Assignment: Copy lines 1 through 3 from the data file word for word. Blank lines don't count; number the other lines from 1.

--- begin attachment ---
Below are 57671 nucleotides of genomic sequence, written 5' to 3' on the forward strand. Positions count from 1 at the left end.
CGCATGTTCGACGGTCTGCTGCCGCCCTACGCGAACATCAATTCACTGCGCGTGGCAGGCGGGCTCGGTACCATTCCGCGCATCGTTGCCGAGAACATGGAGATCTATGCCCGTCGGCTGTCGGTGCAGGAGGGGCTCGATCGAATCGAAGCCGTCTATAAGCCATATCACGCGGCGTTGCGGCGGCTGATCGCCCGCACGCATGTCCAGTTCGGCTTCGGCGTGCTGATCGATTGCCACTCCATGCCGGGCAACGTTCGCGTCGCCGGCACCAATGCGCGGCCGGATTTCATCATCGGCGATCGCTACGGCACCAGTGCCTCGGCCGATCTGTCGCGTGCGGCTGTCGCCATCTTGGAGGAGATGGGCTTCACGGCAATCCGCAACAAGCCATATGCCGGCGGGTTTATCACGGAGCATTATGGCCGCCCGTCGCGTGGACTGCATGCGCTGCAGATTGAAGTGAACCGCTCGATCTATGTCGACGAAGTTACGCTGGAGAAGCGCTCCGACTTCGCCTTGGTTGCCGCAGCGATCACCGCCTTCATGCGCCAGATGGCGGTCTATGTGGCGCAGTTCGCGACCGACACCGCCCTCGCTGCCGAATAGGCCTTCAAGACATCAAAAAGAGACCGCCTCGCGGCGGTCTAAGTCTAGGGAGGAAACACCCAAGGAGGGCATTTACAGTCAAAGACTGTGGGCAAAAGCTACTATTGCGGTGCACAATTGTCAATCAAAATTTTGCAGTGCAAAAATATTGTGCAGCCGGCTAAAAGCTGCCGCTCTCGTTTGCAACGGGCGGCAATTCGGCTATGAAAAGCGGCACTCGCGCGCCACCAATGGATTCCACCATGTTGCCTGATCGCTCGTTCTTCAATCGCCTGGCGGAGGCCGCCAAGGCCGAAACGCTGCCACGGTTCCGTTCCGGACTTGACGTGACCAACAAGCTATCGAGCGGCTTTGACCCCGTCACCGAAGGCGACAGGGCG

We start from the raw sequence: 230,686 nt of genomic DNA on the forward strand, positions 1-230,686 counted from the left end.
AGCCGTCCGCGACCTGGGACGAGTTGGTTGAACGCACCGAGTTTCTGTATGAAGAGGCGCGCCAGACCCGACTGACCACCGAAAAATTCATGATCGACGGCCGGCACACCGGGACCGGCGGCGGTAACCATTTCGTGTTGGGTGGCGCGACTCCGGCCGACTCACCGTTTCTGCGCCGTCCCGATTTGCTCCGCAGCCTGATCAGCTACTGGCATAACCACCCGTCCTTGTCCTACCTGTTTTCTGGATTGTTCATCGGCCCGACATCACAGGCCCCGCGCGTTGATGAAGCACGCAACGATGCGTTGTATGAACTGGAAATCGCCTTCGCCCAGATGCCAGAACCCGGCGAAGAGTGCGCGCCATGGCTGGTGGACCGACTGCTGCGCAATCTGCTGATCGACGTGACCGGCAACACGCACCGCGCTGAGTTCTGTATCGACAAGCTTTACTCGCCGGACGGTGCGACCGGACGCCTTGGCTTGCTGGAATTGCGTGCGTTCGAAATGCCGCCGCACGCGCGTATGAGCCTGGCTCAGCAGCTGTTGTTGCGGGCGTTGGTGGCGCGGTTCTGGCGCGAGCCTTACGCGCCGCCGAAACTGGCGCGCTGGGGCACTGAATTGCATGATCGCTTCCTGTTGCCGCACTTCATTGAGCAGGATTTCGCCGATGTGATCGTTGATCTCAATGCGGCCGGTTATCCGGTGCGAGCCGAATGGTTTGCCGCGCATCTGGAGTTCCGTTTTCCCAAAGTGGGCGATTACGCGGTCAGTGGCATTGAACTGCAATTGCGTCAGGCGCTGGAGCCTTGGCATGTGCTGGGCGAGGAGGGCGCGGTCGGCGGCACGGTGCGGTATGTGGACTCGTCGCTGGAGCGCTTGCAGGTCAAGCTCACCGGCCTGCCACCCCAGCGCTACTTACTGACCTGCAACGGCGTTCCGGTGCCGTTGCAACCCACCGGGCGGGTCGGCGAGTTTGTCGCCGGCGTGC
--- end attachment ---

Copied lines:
Below are 57671 nucleotides of genomic sequence, written 5' to 3' on the forward strand. Positions count from 1 at the left end.
CGCATGTTCGACGGTCTGCTGCCGCCCTACGCGAACATCAATTCACTGCGCGTGGCAGGCGGGCTCGGTACCATTCCGCGCATCGTTGCCGAGAACATGGAGATCTATGCCCGTCGGCTGTCGGTGCAGGAGGGGCTCGATCGAATCGAAGCCGTCTATAAGCCATATCACGCGGCGTTGCGGCGGCTGATCGCCCGCACGCATGTCCAGTTCGGCTTCGGCGTGCTGATCGATTGCCACTCCATGCCGGGCAACGTTCGCGTCGCCGGCACCAATGCGCGGCCGGATTTCATCATCGGCGATCGCTACGGCACCAGTGCCTCGGCCGATCTGTCGCGTGCGGCTGTCGCCATCTTGGAGGAGATGGGCTTCACGGCAATCCGCAACAAGCCATATGCCGGCGGGTTTATCACGGAGCATTATGGCCGCCCGTCGCGTGGACTGCATGCGCTGCAGATTGAAGTGAACCGCTCGATCTATGTCGACGAAGTTACGCTGGAGAAGCGCTCCGACTTCGCCTTGGTTGCCGCAGCGATCACCGCCTTCATGCGCCAGATGGCGGTCTATGTGGCGCAGTTCGCGACCGACACCGCCCTCGCTGCCGAATAGGCCTTCAAGACATCAAAAAGAGACCGCCTCGCGGCGGTCTAAGTCTAGGGAGGAAACACCCAAGGAGGGCATTTACAGTCAAAGACTGTGGGCAAAAGCTACTATTGCGGTGCACAATTGTCAATCAAAATTTTGCAGTGCAAAAATATTGTGCAGCCGGCTAAAAGCTGCCGCTCTCGTTTGCAACGGGCGGCAATTCGGCTATGAAAAGCGGCACTCGCGCGCCACCAATGGATTCCACCATGTTGCCTGATCGCTCGTTCTTCAATCGCCTGGCGGAGGCCGCCAAGGCCGAAACGCTGCCACGGTTCCGTTCCGGACTTGACGTGACCAACAAGCTATCGAGCGGCTTTGACCCCGTCACCGAAGGCGACAGGGCG

We start from the raw sequence: 230,686 nt of genomic DNA on the forward strand, positions 1-230,686 counted from the left end.